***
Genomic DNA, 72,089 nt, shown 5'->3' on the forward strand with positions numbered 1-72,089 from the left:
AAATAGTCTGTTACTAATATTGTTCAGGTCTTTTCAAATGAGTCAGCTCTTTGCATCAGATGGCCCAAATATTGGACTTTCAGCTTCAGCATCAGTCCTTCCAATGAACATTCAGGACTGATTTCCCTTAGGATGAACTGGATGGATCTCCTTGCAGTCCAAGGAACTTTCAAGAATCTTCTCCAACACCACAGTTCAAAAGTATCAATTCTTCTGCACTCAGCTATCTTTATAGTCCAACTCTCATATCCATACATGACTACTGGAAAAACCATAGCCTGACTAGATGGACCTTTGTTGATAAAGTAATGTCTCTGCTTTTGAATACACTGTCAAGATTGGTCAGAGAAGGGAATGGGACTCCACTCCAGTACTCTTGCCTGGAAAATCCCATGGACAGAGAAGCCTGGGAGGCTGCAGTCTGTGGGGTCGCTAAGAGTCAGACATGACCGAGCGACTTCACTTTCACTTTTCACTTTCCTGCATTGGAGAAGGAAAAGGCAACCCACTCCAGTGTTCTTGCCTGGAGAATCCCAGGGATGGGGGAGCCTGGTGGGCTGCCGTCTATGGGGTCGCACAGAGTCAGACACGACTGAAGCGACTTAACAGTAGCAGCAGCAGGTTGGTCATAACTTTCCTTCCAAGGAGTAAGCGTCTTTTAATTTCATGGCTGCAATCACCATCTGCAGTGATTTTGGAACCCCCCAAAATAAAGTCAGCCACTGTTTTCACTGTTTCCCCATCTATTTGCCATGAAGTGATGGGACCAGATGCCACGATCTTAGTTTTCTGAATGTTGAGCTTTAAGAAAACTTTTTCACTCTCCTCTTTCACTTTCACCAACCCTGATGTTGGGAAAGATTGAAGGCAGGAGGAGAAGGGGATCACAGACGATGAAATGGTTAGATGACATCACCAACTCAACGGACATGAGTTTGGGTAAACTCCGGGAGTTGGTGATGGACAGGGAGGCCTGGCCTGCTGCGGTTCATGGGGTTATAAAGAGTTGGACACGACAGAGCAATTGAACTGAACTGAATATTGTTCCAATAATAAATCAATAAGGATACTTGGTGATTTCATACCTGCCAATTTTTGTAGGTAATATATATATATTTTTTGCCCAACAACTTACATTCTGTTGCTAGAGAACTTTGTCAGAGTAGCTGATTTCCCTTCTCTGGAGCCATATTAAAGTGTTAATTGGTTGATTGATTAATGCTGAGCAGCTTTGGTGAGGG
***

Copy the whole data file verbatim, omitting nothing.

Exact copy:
Genomic DNA, 72,089 nt, shown 5'->3' on the forward strand with positions numbered 1-72,089 from the left:
AAATAGTCTGTTACTAATATTGTTCAGGTCTTTTCAAATGAGTCAGCTCTTTGCATCAGATGGCCCAAATATTGGACTTTCAGCTTCAGCATCAGTCCTTCCAATGAACATTCAGGACTGATTTCCCTTAGGATGAACTGGATGGATCTCCTTGCAGTCCAAGGAACTTTCAAGAATCTTCTCCAACACCACAGTTCAAAAGTATCAATTCTTCTGCACTCAGCTATCTTTATAGTCCAACTCTCATATCCATACATGACTACTGGAAAAACCATAGCCTGACTAGATGGACCTTTGTTGATAAAGTAATGTCTCTGCTTTTGAATACACTGTCAAGATTGGTCAGAGAAGGGAATGGGACTCCACTCCAGTACTCTTGCCTGGAAAATCCCATGGACAGAGAAGCCTGGGAGGCTGCAGTCTGTGGGGTCGCTAAGAGTCAGACATGACCGAGCGACTTCACTTTCACTTTTCACTTTCCTGCATTGGAGAAGGAAAAGGCAACCCACTCCAGTGTTCTTGCCTGGAGAATCCCAGGGATGGGGGAGCCTGGTGGGCTGCCGTCTATGGGGTCGCACAGAGTCAGACACGACTGAAGCGACTTAACAGTAGCAGCAGCAGGTTGGTCATAACTTTCCTTCCAAGGAGTAAGCGTCTTTTAATTTCATGGCTGCAATCACCATCTGCAGTGATTTTGGAACCCCCCAAAATAAAGTCAGCCACTGTTTTCACTGTTTCCCCATCTATTTGCCATGAAGTGATGGGACCAGATGCCACGATCTTAGTTTTCTGAATGTTGAGCTTTAAGAAAACTTTTTCACTCTCCTCTTTCACTTTCACCAACCCTGATGTTGGGAAAGATTGAAGGCAGGAGGAGAAGGGGATCACAGACGATGAAATGGTTAGATGACATCACCAACTCAACGGACATGAGTTTGGGTAAACTCCGGGAGTTGGTGATGGACAGGGAGGCCTGGCCTGCTGCGGTTCATGGGGTTATAAAGAGTTGGACACGACAGAGCAATTGAACTGAACTGAATATTGTTCCAATAATAAATCAATAAGGATACTTGGTGATTTCATACCTGCCAATTTTTGTAGGTAATATATATATATTTTTTGCCCAACAACTTACATTCTGTTGCTAGAGAACTTTGTCAGAGTAGCTGATTTCCCTTCTCTGGAGCCATATTAAAGTGTTAATTGGTTGATTGATTAATGCTGAGCAGCTTTGGTGAGGG